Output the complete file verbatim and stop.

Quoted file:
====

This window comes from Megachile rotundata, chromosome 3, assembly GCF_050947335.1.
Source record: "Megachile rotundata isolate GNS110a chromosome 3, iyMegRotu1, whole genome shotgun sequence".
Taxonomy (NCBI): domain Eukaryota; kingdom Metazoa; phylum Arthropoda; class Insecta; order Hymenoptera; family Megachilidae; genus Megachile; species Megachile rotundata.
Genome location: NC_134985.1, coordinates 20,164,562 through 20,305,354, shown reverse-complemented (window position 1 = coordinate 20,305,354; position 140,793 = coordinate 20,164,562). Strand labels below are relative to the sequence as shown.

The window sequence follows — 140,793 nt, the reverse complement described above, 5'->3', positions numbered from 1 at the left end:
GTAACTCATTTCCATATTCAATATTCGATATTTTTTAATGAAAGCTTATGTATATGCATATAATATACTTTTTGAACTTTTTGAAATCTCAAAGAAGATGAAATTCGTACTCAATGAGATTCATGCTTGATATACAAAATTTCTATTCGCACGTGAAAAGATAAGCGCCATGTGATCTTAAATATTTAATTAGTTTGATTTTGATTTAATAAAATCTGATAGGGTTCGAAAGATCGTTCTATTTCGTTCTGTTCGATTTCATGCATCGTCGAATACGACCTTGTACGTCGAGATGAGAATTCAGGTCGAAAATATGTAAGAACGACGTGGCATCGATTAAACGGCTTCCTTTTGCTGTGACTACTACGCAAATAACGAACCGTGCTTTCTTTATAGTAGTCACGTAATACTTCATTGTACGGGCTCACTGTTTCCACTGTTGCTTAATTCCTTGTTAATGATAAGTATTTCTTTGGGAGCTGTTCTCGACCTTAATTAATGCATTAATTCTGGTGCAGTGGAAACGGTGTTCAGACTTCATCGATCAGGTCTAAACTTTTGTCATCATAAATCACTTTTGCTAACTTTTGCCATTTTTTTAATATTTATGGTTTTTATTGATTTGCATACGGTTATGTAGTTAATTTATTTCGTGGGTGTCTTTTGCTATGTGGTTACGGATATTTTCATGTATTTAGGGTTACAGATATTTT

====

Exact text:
This window comes from Megachile rotundata, chromosome 3, assembly GCF_050947335.1.
Source record: "Megachile rotundata isolate GNS110a chromosome 3, iyMegRotu1, whole genome shotgun sequence".
Taxonomy (NCBI): domain Eukaryota; kingdom Metazoa; phylum Arthropoda; class Insecta; order Hymenoptera; family Megachilidae; genus Megachile; species Megachile rotundata.
Genome location: NC_134985.1, coordinates 20,164,562 through 20,305,354, shown reverse-complemented (window position 1 = coordinate 20,305,354; position 140,793 = coordinate 20,164,562). Strand labels below are relative to the sequence as shown.

The window sequence follows — 140,793 nt, the reverse complement described above, 5'->3', positions numbered from 1 at the left end:
GTAACTCATTTCCATATTCAATATTCGATATTTTTTAATGAAAGCTTATGTATATGCATATAATATACTTTTTGAACTTTTTGAAATCTCAAAGAAGATGAAATTCGTACTCAATGAGATTCATGCTTGATATACAAAATTTCTATTCGCACGTGAAAAGATAAGCGCCATGTGATCTTAAATATTTAATTAGTTTGATTTTGATTTAATAAAATCTGATAGGGTTCGAAAGATCGTTCTATTTCGTTCTGTTCGATTTCATGCATCGTCGAATACGACCTTGTACGTCGAGATGAGAATTCAGGTCGAAAATATGTAAGAACGACGTGGCATCGATTAAACGGCTTCCTTTTGCTGTGACTACTACGCAAATAACGAACCGTGCTTTCTTTATAGTAGTCACGTAATACTTCATTGTACGGGCTCACTGTTTCCACTGTTGCTTAATTCCTTGTTAATGATAAGTATTTCTTTGGGAGCTGTTCTCGACCTTAATTAATGCATTAATTCTGGTGCAGTGGAAACGGTGTTCAGACTTCATCGATCAGGTCTAAACTTTTGTCATCATAAATCACTTTTGCTAACTTTTGCCATTTTTTTAATATTTATGGTTTTTATTGATTTGCATACGGTTATGTAGTTAATTTATTTCGTGGGTGTCTTTTGCTATGTGGTTACGGATATTTTCATGTATTTAGGGTTACAGATATTTT